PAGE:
Tornado Safety Rules: What to Do When a Watch Is Issued


A Tornado Watch has been issued by the National Weather Service, what do you do? How can you be safe in case a tornado watch is issued for your area? The following is what the National Weather Service and the Storm Prediction Center advise you to do in case of a tornado warning and a watch as well. Keep in mind, public and commercial broadcast stations serving the affected area are always asked to broadcast these safety messages frequently while the watch is in effect and when a tornado warning is issued.

The key to tornado survival is to be prepared and take immediate action when a warning is issued or when you feel threatened. Remember, the actions you take during a tornado event may save your life and the lives of those you are responsible for.

A Tornado Watch means conditions are favorable for the development of severe thunderstorms which can produce tornadoes in and close to the watch area. If you are in the watch area, keep informed of the latest weather information. These storms can develop rapidly so there may be occasions when advance warning is not possible.

A Tornado Warning means a tornado has been spotted or indicated by radar and you should take immediate action to protect yourself and those around you.

Follow these safety rules to keep yourself safe:

(1) Mobile homes provide absolutely no protection from high winds. If you live in a Mobile home… plan your escape to a
nearby sturdy building that will give you proper shelter. At the first sign of an approaching storm go immediately to this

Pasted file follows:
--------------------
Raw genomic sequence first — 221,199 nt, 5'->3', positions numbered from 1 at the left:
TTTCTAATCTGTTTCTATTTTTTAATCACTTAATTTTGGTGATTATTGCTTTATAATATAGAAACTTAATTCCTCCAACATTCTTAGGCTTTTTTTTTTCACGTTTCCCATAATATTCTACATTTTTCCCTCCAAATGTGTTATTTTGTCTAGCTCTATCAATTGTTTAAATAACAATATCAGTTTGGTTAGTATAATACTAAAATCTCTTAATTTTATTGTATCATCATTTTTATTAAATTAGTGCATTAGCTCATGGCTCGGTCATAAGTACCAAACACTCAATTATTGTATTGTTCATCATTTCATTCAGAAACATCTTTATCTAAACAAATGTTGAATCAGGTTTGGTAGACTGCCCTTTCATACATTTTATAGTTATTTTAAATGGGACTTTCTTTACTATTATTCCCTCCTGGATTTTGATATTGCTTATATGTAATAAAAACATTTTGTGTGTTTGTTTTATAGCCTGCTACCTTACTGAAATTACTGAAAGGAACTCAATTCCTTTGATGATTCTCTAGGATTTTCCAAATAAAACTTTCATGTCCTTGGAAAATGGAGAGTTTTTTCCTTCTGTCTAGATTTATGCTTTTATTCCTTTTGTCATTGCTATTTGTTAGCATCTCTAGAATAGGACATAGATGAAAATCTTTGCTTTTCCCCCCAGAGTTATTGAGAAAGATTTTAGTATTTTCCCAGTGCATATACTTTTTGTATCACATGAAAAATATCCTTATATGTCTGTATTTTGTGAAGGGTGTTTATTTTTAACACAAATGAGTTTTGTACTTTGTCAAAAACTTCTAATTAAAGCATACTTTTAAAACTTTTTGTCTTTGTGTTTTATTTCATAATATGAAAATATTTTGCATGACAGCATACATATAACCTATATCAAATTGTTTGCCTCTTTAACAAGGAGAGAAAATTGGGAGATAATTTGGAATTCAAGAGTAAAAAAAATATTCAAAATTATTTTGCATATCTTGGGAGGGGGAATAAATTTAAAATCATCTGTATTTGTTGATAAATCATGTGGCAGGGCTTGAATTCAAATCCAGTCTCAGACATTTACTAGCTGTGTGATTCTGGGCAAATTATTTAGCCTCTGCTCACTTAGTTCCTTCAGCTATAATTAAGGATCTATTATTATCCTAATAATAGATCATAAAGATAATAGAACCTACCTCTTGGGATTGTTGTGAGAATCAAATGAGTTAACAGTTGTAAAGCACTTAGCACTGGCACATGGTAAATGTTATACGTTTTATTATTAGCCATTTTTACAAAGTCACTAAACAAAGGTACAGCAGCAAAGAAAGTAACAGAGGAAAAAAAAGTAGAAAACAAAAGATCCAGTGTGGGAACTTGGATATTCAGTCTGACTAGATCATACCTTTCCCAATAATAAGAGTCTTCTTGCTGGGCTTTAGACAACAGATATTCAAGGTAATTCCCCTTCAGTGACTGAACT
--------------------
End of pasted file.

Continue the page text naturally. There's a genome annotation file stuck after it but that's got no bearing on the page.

building.

(2) In homes, apartment complexes, or other small buildings, go to the basement or to a small all-interior room on the lowest floor like a hall or bathroom closet. Use heavy furniture for shelter or cover yourself with a mattress or blanket.

(3) In schools, hospitals, factories, or shopping centers, go to designated shelter areas. Interior halls on the lowest
levels are usually the best. Stay away from gymnasiums or auditoriums. Avoid all outside walls and windows.

(4) Never try to outrun a tornado in a vehicle. Traffic and the layout of roads may block your escape. You should abandon cars and trucks if a tornado approaches, and take shelter in a nearby building. Never take shelter underneath a highway overpass as well.

(5) If you are caught in the open with no shelter nearby, find a ditch, culvert or other low area and lay down flat. Cover your head with your hands for protection.

Keep these in mind. Remember you can’t outrun a tornado. Be safe, do the right thing!

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